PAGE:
More doctors and healthcare professionals are joining management schools, turned away by the limited number of seats for a post-graduate course in medicine and the prospects of a better pay package after graduating from a B-school.
Doctors who have successfully completed an MBA course get job offers with packages of anywhere between Rs 12 lakh and Rs 18 lakh per annum. While 'normal' MBA students get Rs 8-18 lakh per annum. At IMT Ghaziabad, there was one doctor last year. Now, there are two, even as companies like Ranbaxy and Dr Reddy's come for campus recruitments.
The trend is only increasing due to the boom in the healthcare and pharmaceutical industry. The Indian pharmaceutical market (IPM), which was valued at Rs 55,500 crore last year, grew 8.9 per cent in July and 18.3 per cent in June, according to ORG IMS, which tracks sales of drugs in India.
Consider this: In the class of 2010 at the Indian School of Business, Hyderabad, there are 13 students with a background in medical studies — up from 10 in 2008 and substantially up from six in 2007.
“Hospitals have to develop their value propositions and deliver results to ensure a loyal clientele. Hence, the need to professionalise the services being offered. All this calls for a highly professional management team. Doctors with a management background are ideally suited to manage this responsibility. They can understand all sides of the equation — from the doctor's viewpoint, from the patients' viewpoint and from the management's viewpoint. This is why they are in high demand and the reason why many talented doctors are joining premier B-schools,” explains V K Menon, senior director (career advancement services, admissions and financial aid), ISB.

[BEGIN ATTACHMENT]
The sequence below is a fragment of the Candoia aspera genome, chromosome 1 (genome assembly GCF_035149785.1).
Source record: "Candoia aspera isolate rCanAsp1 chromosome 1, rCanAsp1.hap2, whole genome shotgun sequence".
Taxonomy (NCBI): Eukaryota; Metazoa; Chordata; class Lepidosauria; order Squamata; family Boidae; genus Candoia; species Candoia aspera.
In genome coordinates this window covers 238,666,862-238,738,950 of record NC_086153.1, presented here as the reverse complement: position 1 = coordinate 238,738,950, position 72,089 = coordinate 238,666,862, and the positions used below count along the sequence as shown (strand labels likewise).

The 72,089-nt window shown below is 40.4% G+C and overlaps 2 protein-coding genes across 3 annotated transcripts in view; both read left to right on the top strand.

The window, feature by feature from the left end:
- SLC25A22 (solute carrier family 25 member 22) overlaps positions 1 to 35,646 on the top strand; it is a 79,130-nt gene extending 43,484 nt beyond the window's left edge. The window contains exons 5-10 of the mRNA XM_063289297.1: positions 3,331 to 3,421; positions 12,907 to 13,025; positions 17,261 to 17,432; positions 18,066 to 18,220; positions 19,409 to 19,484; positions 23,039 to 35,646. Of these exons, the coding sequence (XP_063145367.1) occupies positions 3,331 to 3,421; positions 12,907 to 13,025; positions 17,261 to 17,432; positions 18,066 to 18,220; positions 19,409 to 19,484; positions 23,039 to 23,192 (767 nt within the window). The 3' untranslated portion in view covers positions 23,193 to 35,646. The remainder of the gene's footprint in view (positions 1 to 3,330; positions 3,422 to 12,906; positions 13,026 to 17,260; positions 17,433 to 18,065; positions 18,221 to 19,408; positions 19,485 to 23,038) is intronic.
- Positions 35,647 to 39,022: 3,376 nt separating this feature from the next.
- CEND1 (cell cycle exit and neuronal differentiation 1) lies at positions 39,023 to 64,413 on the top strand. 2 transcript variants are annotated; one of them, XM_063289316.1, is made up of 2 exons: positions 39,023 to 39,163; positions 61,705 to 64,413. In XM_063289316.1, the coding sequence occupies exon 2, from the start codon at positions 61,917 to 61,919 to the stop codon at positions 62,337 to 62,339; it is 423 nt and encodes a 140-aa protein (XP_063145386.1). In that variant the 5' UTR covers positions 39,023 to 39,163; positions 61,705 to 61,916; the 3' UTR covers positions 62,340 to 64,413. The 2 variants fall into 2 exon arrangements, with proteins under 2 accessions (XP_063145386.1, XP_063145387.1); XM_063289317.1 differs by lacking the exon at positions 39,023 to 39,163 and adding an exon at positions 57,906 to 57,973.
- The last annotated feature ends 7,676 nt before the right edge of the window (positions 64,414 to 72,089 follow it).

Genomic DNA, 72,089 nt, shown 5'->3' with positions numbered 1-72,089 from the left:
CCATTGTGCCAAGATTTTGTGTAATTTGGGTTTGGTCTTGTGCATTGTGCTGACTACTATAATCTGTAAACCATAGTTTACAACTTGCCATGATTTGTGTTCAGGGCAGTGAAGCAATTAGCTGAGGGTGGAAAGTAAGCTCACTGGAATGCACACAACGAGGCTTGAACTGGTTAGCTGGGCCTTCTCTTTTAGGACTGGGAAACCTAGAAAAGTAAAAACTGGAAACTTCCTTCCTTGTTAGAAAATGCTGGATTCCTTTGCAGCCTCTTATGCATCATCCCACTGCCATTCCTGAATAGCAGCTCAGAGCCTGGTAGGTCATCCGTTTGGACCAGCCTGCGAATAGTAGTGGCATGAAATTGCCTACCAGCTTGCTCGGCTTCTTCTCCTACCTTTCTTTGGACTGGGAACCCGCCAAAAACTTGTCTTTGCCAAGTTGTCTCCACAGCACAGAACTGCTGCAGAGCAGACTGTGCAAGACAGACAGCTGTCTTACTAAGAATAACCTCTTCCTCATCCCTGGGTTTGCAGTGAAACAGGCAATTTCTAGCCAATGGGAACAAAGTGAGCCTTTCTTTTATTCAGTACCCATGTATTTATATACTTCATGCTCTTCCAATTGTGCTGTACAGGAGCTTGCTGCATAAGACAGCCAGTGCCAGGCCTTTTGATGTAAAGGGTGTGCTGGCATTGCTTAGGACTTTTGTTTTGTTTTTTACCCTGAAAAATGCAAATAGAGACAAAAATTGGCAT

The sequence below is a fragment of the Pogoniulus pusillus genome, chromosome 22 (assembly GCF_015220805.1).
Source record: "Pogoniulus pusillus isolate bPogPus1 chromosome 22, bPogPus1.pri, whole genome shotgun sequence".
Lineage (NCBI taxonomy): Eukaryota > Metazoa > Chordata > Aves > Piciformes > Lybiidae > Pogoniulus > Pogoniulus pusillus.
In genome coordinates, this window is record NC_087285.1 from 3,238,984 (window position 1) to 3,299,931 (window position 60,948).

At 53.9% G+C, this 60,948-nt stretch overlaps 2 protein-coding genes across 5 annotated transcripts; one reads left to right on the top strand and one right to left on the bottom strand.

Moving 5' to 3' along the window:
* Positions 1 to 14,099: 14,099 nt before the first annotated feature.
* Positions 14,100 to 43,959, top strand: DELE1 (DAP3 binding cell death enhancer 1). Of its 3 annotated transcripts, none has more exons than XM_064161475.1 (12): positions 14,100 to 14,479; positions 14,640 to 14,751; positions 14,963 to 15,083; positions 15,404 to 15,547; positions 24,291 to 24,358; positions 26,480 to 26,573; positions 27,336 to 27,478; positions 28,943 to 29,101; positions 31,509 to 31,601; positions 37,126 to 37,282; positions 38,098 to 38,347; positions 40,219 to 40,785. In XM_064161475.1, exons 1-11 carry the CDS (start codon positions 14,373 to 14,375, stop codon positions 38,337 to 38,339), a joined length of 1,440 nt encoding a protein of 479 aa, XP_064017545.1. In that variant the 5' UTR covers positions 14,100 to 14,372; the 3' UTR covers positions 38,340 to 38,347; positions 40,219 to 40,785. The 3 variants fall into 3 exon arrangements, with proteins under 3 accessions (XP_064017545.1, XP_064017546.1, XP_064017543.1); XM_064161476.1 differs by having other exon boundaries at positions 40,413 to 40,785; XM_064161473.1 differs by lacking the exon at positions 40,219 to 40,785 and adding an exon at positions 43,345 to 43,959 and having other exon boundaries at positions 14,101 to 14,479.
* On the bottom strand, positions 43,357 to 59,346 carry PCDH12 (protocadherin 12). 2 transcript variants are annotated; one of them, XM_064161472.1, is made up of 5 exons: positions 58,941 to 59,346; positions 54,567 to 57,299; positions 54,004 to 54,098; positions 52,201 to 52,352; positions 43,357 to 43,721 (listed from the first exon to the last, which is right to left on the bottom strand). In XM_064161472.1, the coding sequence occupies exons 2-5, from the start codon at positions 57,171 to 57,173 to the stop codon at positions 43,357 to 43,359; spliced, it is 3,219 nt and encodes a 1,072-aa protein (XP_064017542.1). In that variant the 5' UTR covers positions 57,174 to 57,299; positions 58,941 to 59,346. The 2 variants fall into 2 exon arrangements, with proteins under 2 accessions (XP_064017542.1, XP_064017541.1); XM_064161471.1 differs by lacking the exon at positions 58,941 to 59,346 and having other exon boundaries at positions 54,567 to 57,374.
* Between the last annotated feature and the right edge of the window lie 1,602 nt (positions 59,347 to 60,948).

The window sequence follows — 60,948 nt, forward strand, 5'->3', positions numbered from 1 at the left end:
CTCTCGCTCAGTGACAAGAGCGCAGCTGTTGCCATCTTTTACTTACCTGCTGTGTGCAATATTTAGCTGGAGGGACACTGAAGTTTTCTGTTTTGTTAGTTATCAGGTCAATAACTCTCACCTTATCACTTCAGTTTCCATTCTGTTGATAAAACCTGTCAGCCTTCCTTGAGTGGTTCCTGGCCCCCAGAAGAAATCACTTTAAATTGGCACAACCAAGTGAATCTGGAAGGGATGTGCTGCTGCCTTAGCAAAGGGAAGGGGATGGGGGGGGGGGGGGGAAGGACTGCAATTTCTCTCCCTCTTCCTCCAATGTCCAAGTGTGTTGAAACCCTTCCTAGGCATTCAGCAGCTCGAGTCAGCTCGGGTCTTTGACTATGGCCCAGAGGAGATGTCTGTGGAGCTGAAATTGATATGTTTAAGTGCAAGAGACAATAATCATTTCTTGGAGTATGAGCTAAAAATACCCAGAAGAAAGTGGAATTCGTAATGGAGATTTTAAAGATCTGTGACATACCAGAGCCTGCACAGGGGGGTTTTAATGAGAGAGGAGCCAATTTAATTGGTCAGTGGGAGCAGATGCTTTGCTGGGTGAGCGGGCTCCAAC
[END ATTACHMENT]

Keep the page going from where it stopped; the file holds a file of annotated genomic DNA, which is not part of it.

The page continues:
The healthcare club at the ISB has 70 members who conduct a healthcare conclave, wherein they invite leaders from the healthcare industry and hold sessions on various current issues related to medicine, healthcare and pharmaceuticals.
At the Indian Institute of Management, Kozhikode (IIM-K), there are three students with a background in medical studies who have enrolled in the Post-Graduate Programme. Last year, there was only one such student.
"With more medical as well as other varied graduates venturing into business education, the resultant heterogeneity will generate a richer learning experience due to the incoming diverse perspectives," says a student from IIM-K.
The case is similar with Delhi’s Faculty of Management Studies (FMS), where there are four doctors in the 2011 batch — up from two last year.
"After MBBS, the number of post-graduate seats is less. Moreover, the healthcare sector is growing and has a lot of scope for management," added Shreekar Sudarshan, joint secretary (media relations), FMS.
Concurs Professor A M Sherry, chairman, Joint Admission Committee, Institute of Management Technology (IMT): “We have BDS and MBBS students here. The reason for this trend is limited seats in post-graduation in medicine. Besides, after getting an MBA degree, the student is sure of a placement and a salary that is higher than a normal MBA.”